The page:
April 25 2017
When we start thinking of foods as "good" or "bad" or justify gorging because we ran all the miles, we are putting our health at risk.
You’ve put in the miles, followed the training plan and you’re ready to tackle 13.1. But are you? Even the most through training can be sabotaged with bad pacing, which is why knowing how to pace your next half marathon is essential for a strong finish. Here are a few tips that will get you over the finish line feeling good!
A slow start is essential to a strong finish. It can be so hard to calm race nerves and set aside your adrenaline in the first few miles, but if you do you’ll set yourself up for a really great race.
Plan to pace your first three miles 30-60 seconds slower than your goal race pace. So, if you’re hoping to run a sub-two hour marathon, you’ll want to average about a nine-minute mile during the race. This means your first three miles should be anywhere form a 9:30-10:00 minute per mile pace. It may feel “painfully” slow, but you’ll save yourself a lot of real pain at the end of the race if you are patient in the beginning.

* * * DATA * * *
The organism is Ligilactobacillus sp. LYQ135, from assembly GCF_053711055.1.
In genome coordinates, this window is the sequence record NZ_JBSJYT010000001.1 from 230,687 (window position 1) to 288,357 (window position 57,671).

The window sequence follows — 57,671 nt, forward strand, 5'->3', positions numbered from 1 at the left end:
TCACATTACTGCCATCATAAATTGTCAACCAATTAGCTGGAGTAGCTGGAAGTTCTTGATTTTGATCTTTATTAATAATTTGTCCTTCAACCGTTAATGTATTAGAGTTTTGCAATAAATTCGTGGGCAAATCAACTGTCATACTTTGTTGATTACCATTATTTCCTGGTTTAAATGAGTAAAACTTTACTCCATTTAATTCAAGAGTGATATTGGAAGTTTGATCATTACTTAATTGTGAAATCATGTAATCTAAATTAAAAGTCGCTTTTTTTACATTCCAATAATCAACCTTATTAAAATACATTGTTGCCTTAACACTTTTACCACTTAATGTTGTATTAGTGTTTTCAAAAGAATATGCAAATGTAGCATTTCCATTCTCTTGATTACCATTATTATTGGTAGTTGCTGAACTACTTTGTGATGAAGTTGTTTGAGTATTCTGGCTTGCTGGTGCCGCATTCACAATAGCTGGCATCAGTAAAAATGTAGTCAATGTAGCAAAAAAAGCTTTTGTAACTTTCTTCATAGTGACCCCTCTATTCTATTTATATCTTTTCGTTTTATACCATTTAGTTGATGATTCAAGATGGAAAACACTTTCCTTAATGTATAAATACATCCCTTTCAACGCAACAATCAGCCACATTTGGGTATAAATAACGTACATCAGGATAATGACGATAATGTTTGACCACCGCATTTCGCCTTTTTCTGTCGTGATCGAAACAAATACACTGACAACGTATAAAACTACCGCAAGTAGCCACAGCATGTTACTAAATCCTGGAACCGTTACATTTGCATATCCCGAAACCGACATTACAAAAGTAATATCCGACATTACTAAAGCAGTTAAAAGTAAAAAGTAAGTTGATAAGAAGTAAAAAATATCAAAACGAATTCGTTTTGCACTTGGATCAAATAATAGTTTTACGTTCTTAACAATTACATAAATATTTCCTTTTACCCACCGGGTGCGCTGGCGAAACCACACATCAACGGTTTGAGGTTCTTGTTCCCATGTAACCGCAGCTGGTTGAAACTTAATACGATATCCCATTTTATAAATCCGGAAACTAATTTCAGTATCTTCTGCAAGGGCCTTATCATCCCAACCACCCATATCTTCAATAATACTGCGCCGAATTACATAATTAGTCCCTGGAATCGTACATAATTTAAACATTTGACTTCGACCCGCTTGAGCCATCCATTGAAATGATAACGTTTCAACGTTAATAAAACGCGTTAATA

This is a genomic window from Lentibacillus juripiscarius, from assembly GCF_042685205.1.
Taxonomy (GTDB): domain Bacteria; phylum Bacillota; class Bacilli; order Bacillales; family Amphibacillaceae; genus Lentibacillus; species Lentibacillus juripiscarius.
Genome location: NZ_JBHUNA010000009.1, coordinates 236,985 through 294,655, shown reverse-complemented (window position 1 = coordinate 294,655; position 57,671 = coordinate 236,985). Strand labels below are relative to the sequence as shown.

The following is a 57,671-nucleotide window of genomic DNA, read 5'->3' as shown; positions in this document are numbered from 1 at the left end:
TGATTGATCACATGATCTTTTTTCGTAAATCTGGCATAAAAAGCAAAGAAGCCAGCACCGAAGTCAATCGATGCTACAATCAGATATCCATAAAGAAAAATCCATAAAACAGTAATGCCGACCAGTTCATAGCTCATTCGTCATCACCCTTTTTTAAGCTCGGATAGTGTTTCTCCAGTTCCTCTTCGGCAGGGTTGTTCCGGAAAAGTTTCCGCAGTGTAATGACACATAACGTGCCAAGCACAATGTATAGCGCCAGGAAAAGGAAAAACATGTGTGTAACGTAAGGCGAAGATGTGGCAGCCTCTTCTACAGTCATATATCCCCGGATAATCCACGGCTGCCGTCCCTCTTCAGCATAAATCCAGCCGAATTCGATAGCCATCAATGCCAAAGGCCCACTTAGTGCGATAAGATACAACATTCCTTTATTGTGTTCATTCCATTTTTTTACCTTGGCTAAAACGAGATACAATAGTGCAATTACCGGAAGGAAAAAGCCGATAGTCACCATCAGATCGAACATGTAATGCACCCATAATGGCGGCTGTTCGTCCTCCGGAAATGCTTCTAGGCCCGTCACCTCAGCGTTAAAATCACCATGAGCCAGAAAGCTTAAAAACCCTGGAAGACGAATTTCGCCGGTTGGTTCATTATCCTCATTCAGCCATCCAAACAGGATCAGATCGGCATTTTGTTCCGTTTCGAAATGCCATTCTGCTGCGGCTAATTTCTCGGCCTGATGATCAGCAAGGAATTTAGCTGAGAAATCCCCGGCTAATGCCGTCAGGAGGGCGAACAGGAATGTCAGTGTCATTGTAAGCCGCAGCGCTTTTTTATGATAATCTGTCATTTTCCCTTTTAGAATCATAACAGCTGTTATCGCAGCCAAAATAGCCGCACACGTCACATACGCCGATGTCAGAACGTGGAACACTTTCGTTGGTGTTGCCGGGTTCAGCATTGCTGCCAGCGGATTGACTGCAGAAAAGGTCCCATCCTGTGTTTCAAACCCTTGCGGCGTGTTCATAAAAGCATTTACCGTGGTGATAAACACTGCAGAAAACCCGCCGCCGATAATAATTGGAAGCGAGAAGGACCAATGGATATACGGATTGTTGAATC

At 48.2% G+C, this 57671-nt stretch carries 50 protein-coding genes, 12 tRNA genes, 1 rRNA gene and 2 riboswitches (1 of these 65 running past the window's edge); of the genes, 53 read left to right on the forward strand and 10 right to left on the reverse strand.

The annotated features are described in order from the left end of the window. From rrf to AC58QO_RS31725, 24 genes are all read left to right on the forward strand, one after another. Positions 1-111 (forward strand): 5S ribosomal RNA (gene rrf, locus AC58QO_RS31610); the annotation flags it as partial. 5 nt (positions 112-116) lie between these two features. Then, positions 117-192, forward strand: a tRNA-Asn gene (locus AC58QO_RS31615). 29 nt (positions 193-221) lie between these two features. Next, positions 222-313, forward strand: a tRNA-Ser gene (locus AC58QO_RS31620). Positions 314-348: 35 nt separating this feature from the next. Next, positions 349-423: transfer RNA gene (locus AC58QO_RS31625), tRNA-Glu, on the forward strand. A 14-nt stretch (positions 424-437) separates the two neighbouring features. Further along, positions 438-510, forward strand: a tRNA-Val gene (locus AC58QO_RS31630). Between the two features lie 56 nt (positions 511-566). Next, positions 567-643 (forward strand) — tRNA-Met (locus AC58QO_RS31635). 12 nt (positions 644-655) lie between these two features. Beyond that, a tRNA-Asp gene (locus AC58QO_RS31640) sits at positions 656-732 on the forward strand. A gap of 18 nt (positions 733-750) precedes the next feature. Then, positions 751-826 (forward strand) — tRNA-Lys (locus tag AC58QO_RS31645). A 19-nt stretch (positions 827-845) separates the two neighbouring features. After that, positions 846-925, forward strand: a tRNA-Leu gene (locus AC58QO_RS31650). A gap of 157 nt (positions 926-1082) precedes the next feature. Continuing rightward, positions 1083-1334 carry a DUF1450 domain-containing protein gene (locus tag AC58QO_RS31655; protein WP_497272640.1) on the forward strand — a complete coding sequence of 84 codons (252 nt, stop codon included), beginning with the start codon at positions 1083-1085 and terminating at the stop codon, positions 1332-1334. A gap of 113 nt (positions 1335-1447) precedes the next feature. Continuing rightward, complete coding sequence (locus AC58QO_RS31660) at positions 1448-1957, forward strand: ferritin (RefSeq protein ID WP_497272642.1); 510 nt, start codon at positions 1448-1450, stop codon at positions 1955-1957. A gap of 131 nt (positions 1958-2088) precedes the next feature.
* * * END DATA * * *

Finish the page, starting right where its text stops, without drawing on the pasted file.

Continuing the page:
Tackling the race in sections is a great way to breakdown the race into mentally manageable chunks and avoid feeling overwhelmed. Having a strong mental game and approach to your half marathon can greatly influence your race.
Here’s a suggestion on how to break down 13.1:
Miles 1-3: This is your slow start. Focus on staying controlled, running your own race and not letting the pacing of the people around you influence your game plan.
Miles 4-10: In these miles you want to lock into a comfortable race pace. It’s important to keep your effort steady during these miles, and roll with the terrain as much as possible. Pay attention to your hydration and fueling and consider that you’re setting yourself up for a strong finish.
Miles 10-13: This is where you want to start to push the pace if you can. Pick runners or landmarks to “chase down” and try to keep your pacing up-tempo. Some will tell you, “It’s just a 5K left.” Instead of thinking about a 5K race, think of a three mile distance that you run on a regular basis. Maybe it’s three miles from your house and imagine that you’re “running home.” Think of the landmarks you’d pass and how close you feel to getting home when you’re on that run. Sometimes the last three miles of the race can feel brutally far, so if you can make them familiar with visualization you can make them much more manageable mentally.
On varied terrain it’s best to go by perceived effort. If you’re running on rolling hills and trying to stick to your goal race pace on the uphill, chances are you’ll expend far too much energy in the middle of the race. Instead, focus on a a consistent effort that feels like race pace on the uphill and use the downhill to your advantage. In the end your uphill and downhill efforts will most likely average out.